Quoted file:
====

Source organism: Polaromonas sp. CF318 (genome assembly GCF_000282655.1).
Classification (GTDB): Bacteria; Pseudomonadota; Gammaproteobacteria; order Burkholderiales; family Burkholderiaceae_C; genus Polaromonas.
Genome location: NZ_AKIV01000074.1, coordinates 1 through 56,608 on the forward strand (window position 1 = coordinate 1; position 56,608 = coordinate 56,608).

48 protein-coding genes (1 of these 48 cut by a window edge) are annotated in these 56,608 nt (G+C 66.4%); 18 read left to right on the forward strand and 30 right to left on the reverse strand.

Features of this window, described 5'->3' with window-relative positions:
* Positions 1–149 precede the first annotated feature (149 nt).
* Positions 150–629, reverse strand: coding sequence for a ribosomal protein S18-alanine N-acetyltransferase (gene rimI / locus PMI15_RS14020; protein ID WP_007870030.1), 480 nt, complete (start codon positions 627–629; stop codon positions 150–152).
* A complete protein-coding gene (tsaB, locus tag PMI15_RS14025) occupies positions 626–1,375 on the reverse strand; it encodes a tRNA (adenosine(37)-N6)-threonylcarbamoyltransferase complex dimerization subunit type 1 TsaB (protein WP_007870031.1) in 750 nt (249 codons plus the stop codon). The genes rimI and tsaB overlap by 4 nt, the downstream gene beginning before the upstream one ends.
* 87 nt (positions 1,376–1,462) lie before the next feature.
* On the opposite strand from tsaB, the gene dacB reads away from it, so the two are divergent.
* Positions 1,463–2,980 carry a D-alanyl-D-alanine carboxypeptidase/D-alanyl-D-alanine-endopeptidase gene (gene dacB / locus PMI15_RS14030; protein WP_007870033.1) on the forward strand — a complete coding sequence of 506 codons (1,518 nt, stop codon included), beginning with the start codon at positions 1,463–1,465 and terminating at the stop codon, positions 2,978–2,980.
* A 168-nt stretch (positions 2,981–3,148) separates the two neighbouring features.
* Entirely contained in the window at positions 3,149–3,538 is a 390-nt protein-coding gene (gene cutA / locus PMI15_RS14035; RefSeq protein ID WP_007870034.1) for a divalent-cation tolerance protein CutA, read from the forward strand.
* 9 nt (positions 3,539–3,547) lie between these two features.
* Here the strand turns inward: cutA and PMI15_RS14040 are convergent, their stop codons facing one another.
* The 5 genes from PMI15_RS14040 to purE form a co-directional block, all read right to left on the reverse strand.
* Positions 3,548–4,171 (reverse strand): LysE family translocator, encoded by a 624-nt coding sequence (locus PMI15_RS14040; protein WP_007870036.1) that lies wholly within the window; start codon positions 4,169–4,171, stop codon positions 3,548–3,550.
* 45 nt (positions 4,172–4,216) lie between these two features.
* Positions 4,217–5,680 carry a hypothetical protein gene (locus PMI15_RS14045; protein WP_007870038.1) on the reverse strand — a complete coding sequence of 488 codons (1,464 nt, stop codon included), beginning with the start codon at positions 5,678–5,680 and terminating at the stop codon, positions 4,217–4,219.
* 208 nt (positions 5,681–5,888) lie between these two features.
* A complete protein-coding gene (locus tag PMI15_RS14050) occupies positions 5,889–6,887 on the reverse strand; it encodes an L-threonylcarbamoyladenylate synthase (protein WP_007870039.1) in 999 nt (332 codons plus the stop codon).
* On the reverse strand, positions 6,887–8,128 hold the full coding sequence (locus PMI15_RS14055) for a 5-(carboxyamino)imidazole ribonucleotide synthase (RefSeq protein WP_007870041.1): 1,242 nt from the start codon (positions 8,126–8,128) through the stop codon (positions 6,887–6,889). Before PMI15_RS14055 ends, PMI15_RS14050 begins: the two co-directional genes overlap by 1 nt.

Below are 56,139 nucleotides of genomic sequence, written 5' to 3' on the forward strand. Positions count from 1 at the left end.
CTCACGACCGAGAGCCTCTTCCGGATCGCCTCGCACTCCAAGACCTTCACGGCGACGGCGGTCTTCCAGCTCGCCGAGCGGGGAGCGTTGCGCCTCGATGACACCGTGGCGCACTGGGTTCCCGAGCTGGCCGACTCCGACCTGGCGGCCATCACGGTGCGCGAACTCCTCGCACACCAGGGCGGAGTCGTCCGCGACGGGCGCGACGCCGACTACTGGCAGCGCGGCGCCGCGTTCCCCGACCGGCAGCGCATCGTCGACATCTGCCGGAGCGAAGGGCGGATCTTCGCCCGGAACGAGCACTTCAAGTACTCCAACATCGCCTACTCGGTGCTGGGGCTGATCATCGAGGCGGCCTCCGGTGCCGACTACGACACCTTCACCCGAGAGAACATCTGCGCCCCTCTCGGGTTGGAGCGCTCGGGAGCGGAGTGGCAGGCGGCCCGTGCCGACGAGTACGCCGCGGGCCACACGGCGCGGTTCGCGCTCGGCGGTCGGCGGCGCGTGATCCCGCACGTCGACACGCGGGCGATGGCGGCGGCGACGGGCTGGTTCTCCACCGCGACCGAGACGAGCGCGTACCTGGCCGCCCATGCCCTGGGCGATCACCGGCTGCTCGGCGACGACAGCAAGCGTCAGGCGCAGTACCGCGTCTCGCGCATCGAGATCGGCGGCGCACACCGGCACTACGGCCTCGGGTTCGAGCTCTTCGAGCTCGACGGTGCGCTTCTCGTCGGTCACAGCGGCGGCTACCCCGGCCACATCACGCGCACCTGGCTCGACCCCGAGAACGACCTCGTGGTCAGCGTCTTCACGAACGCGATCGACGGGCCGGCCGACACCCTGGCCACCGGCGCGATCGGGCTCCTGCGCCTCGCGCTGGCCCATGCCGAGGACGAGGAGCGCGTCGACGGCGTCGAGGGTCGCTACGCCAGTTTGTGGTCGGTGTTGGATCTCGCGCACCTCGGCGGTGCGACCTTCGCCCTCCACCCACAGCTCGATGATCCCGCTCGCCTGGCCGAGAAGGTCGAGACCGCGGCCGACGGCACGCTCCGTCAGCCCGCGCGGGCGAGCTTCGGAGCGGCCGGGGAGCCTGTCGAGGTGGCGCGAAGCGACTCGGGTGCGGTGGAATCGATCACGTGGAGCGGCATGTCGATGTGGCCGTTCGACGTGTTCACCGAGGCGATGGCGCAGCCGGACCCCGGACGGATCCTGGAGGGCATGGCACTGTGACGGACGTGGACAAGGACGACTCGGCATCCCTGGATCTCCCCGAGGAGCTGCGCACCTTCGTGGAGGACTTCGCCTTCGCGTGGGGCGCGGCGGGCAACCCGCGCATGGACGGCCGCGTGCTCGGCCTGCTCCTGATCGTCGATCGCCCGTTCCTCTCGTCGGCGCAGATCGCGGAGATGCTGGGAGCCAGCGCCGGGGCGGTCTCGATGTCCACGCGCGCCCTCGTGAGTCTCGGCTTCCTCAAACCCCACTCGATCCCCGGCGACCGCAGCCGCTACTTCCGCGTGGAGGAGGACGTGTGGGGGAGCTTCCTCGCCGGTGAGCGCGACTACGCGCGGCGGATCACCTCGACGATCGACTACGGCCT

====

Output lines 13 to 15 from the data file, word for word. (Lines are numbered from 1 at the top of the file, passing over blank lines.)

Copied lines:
* Entirely contained in the window at positions 3,149–3,538 is a 390-nt protein-coding gene (gene cutA / locus PMI15_RS14035; RefSeq protein ID WP_007870034.1) for a divalent-cation tolerance protein CutA, read from the forward strand.
* 9 nt (positions 3,539–3,547) lie between these two features.
* Here the strand turns inward: cutA and PMI15_RS14040 are convergent, their stop codons facing one another.